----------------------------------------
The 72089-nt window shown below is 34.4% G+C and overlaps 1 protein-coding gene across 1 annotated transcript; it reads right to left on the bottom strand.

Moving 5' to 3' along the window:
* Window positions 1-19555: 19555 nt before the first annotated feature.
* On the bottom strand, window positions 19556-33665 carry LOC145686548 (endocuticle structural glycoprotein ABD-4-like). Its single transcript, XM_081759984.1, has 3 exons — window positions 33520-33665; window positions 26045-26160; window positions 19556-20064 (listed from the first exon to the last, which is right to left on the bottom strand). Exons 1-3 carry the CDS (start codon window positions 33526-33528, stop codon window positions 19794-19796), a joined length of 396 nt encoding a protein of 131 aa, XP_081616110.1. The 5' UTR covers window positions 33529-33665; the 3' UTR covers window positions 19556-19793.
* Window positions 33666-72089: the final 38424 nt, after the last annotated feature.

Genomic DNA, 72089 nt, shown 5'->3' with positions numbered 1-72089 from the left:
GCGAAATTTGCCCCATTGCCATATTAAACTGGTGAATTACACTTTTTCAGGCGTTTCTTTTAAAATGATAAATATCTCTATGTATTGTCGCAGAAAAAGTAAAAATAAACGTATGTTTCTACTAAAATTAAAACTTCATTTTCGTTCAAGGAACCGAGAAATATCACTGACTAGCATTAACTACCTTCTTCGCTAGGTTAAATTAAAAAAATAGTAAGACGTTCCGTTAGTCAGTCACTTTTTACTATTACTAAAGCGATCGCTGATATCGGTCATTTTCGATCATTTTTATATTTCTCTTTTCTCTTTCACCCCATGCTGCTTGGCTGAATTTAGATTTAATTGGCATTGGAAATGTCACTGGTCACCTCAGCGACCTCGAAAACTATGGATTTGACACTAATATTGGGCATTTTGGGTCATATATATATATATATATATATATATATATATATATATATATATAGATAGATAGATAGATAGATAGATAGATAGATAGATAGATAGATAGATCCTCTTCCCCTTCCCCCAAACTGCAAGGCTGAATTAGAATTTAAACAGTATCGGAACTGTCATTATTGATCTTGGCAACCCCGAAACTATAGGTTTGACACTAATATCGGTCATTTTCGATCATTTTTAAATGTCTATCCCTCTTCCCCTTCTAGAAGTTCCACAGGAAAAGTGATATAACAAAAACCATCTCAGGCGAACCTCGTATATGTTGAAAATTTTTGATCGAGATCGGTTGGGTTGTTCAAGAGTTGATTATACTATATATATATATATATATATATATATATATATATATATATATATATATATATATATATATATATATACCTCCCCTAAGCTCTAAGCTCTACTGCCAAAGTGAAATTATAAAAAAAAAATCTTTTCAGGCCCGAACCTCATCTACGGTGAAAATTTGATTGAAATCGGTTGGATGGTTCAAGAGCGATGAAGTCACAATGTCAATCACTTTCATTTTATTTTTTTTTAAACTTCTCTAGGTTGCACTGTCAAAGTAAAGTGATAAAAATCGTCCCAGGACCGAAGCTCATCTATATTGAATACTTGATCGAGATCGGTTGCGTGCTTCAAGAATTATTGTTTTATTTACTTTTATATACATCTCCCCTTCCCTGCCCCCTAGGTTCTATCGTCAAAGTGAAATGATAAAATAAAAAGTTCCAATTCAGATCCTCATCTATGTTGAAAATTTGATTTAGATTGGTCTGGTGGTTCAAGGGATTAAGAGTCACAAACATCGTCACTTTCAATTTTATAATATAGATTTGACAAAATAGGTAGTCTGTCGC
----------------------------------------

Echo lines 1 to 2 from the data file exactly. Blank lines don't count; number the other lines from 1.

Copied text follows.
The 72089-nt window shown below is 34.4% G+C and overlaps 1 protein-coding gene across 1 annotated transcript; it reads right to left on the bottom strand.

Moving 5' to 3' along the window: